Overcoming Challenges as a Dental Hygienist: An Interview with Sonya Dunbar

Overcoming challenges as a dental hygienist

Sonya Dunbar, also known as the Geriatric Toothfairy, is a registered dental hygienist with more than 30 years of dental experience in private practice, skilled nursing facilities, and academia. In addition to being a TEDx speaker and judge, she is also a published author and is pursuing a PhD in gerontology.

Sonya’s journey from adversity to triumph is an inspiring testament to what’s possible. Continue reading for an interview with Sonya about her journey and the challenges she has faced throughout her career. 

1. Can you share some specific instances where you faced obstacles in your career and how you overcame those obstacles? 

I have encountered several challenges throughout my career, but the one that affected me the most was burnout. At one point, the burnout was so bad that I seriously considered leaving the dental industry altogether. It had taken such a toll on me that the burnout turned into depression, and I didn’t want to go to work anymore.

During this time, I discovered the power of self-care. I realized that in order to reclaim my passion for the dental industry and my overall well-being, I needed to shift my focus toward prioritizing myself. Self-care became a non-negotiable cornerstone of my daily routine. 

2. Imposter syndrome is a common challenge for many dental professionals early in their careers. Could you provide some strategies or advice for tackling imposter syndrome and building confidence in yourself as a professional?

Imposter syndrome is horrible—we all want to be perfectionists and superhumans, but we can’t be. I have tackled this with many strategies, including pulling away from social media. We often compare ourselves to others, and we have invisible blinders on. Instead, we need to stay in our lane, compete with only ourselves, and become the best version of ourselves.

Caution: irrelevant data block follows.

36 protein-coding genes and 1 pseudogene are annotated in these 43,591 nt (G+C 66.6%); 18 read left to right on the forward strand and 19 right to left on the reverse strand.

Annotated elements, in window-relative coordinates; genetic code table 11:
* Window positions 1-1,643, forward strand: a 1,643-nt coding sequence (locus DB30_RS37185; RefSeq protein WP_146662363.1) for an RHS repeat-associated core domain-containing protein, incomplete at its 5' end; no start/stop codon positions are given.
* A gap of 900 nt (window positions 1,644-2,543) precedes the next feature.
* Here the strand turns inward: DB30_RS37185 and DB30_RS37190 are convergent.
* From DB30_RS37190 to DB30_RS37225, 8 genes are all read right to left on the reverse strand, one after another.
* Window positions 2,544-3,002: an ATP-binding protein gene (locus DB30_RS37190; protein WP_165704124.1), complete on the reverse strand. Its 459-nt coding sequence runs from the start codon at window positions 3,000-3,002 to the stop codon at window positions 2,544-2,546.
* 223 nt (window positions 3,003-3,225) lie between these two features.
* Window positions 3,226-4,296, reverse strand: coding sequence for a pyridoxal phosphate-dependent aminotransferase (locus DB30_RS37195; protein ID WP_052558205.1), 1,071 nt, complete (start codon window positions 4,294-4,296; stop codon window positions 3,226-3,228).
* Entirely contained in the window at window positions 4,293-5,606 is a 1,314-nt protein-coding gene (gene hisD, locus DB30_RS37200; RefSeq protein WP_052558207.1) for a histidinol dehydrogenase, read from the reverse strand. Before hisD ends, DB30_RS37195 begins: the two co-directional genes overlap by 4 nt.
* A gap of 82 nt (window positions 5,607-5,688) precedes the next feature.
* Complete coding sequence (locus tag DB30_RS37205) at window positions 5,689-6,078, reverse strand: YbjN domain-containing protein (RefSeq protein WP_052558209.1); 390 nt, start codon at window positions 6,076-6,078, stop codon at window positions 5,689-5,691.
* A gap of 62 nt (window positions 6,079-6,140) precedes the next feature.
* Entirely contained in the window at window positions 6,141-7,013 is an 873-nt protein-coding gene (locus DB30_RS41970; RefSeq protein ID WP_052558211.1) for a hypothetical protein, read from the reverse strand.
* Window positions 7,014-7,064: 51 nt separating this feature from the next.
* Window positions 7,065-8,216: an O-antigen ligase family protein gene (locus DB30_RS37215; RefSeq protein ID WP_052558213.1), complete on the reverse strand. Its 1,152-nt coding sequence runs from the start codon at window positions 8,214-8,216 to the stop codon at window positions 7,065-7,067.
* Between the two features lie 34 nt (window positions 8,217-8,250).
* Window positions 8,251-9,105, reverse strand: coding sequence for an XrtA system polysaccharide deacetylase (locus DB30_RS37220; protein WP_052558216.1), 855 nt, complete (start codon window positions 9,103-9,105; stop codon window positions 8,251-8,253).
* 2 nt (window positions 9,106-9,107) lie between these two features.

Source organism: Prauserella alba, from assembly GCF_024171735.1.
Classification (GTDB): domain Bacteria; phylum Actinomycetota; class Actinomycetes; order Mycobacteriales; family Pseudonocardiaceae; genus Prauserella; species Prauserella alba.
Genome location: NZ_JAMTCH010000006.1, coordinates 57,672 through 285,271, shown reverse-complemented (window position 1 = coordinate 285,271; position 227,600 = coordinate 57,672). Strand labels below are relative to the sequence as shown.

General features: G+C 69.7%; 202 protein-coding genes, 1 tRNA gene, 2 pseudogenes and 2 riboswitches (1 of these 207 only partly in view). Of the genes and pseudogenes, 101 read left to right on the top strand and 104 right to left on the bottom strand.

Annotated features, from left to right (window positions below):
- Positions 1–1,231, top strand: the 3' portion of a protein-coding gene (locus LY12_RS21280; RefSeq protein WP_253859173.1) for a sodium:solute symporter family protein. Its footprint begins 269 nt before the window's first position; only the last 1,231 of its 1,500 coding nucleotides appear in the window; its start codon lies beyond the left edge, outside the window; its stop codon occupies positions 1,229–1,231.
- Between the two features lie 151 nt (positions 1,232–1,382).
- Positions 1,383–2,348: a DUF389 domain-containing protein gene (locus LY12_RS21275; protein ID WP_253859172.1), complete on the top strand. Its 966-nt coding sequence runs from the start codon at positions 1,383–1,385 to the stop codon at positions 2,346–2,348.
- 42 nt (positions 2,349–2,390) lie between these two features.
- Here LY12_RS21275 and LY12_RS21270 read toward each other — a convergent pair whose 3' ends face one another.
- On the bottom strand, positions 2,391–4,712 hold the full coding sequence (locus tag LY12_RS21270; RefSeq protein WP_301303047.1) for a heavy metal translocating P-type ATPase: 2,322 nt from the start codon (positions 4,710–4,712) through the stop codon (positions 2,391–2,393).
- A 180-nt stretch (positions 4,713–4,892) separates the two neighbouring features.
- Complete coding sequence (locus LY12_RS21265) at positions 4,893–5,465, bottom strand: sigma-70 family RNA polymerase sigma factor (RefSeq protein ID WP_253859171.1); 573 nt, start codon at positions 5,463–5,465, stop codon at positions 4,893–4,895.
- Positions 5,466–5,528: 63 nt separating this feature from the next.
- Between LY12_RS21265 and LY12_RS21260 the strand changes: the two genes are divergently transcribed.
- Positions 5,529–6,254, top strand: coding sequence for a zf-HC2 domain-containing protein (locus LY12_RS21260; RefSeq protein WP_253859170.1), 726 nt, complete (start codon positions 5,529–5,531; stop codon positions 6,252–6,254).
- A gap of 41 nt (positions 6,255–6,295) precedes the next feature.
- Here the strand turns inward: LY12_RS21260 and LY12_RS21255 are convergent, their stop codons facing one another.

As a dental hygienist, it’s important to remember that you are a big part of the team. It’s easy to feel like you don’t see your value, which can only worsen your imposter syndrome. My advice is: don’t downplay who you are. Know you’re making a difference, and know your worth and value. 

3. Handling challenging patients and coworkers can be emotionally taxing. From your perspective, what strategies or techniques have you found most effective in maintaining your emotional well-being and moving past draining interactions?

I’ve had my fair share of challenging patients and coworkers; this can be tricky to deal with in the workplace. Nowadays, I do not match or take others’ energy. If someone is having a bad day and taking it out on others, I don’t take it personally and choose to release their energy back to them. 

I also think it’s important to prepare yourself mentally and physically to have a great day every day. Whether that is taking some time to calm yourself down or doing self-care before the workday starts, prioritizing yourself can help you keep your emotional well-being in a good place. 

4. Maintaining a healthy work-life balance can be challenging in healthcare. How do you personally manage stress and prevent burnout while maintaining a fulfilling dental career?

To manage my stress and prevent burnout, I prioritize and know the power of no. I prioritize what’s important to me: my spiritual relationship, self-care, family, and then my business, in that order. Since I know what is important, I know what to put first.

There is power in saying no. I no longer say yes just to say yes if it cuts into my priorities. I take care of my priorities first and fill my cup up first, and then I see if I have the bandwidth to say yes. It’s important to remember that your body keeps score and doesn’t cheat—if you aren’t taking care of your body and its needs, it won’t take care of you. 

5. Can you provide some insights into how you keep your passion for dentistry alive, even when faced with demanding patients or colleagues, and how that passion has influenced your practice?

When I started my dental hygienist career, I did what I had to do to get by. After some time, I discovered what I really loved in dentistry. You have to discover what you want to do because if you do what you love, you will do it with passion. 

It’s also okay to change your mind, and it’s okay to pivot. You aren’t stuck in one role. There are seasons in your life when you love one thing and then realize it isn’t for you in the long run. That’s why I love TempMee; you get to work around other people, gain new experiences, and try different specialties until you find your passion. 
To learn more about Sonya’s journey and how to prioritize self-care and overcome a toxic mindset, watch our on-demand webinar.

Learn practical strategies to prevent burnout with Sonya Dunbar
Watch Now